I’m my children’s parent for now. I’m their parent for as long as they want or need me to be. But if my offspring grows up and consciously discards the values I tried to give them, then they’re really their own person and I can’t imagine feeling any connection to them. But I must say I would always entertain the idea of forgiveness and acceptance with evidence of reform.
In her book Motherhood: The World’s Second Oldest Professoin" Erma Bombeck reprints a letter she received from a woman whose son is a criminal on the run from the police. She says that while she doesn’t condone her son, she still loves him, and she hurts with a helplessness she can’t begin to describe. She describes parents of criminals as those who love the children socierty hates.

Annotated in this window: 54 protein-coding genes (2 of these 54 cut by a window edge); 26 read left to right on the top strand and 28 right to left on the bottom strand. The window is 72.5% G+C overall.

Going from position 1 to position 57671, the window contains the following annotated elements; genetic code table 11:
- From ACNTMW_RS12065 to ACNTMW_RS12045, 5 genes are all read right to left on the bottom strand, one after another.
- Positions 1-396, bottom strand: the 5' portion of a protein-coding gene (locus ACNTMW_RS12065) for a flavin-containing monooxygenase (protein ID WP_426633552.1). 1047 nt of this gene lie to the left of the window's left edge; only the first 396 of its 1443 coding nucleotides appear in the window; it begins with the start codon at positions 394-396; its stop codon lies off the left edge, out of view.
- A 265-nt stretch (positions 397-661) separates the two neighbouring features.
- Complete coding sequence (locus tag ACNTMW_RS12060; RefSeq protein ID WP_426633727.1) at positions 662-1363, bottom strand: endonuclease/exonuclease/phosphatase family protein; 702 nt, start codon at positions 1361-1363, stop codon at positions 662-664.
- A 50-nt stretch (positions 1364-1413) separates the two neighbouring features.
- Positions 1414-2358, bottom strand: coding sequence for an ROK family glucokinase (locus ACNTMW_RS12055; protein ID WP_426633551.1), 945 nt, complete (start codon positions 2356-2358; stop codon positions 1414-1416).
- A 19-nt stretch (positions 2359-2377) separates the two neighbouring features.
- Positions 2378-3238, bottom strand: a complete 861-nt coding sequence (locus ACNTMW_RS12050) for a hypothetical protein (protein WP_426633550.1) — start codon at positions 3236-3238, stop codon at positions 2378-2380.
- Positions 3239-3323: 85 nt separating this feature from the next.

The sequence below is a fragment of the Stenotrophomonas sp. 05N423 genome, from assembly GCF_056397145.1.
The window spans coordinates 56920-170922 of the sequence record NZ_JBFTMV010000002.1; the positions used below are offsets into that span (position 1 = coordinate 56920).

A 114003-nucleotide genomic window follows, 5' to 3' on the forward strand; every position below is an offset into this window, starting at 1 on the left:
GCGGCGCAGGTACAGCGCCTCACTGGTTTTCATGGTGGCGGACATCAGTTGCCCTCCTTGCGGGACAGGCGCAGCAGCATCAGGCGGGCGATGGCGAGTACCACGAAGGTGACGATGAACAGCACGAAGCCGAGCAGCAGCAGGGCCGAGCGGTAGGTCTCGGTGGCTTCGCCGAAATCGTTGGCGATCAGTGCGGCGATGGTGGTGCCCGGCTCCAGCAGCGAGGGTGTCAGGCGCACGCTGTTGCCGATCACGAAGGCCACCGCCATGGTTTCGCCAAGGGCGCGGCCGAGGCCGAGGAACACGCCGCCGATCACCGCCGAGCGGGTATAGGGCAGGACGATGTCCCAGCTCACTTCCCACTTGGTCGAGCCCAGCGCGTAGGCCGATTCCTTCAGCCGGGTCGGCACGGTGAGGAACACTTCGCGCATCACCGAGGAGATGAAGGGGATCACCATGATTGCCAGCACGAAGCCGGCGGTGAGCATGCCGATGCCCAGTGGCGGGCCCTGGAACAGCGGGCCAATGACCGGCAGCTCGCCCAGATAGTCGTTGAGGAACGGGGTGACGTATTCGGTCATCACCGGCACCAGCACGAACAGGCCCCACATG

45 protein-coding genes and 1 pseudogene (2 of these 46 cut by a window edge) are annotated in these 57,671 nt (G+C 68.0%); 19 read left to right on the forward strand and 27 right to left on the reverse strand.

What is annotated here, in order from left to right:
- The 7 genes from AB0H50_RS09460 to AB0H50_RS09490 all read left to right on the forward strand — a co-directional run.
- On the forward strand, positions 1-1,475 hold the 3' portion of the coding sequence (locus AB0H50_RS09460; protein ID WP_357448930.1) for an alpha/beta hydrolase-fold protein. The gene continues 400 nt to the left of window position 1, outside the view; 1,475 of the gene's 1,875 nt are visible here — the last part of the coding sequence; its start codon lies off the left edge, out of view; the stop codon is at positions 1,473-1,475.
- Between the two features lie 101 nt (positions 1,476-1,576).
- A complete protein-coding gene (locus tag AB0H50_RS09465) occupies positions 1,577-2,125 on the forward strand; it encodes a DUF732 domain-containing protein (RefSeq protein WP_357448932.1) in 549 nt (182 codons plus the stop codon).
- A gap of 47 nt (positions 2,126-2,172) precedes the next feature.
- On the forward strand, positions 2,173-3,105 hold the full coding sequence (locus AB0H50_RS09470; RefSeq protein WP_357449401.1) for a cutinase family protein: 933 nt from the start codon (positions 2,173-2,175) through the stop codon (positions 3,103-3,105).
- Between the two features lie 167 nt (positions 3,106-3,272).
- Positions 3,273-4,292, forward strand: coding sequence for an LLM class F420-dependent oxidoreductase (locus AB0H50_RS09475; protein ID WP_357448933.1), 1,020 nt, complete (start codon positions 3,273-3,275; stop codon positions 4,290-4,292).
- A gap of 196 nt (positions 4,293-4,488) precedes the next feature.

There’s probably a lot, including rape, pedophilia and murder - as mentioned in the OP - that I’d stand behind my child on, as it relates to a defense … depending on the circumstances. If I thought he had some sort of mental problems that caused him to go over the edge, or if there were some sort of exigent circumstances … idunno … crime of passion or what have you … I’d support that end of the defense.
If on the other hand he was led into court for torturing, murdering and dismembering 20 prostitutes and his statement to the court was, “I’m just sorry I couldn’t make it 21 because I just loves killin’ me some ho’s,” then yeah … he’s on his own.
My mother’s main failure as a parent was protecting and shielding my brother from the consequences of his actions. Seeing how he turned out, and how she wrecked her life and my childhood to do it, I don’t think I could do the same.
The lengths some families will go to for their ne’er-do-well offspring is just shocking. My friend S, he cut off ties with a family he’d been friends with for years after their son was accused of rape – twice. Both times there was strong evidence he’d done the deed. But the family was wealthy, and the rape victims weren’t, and they hired scary lawyers and pulled strings and kept their Pwecious Ittlekins from doing jailtime. S was so disgusted he couldn’t stand to have anything to do with them.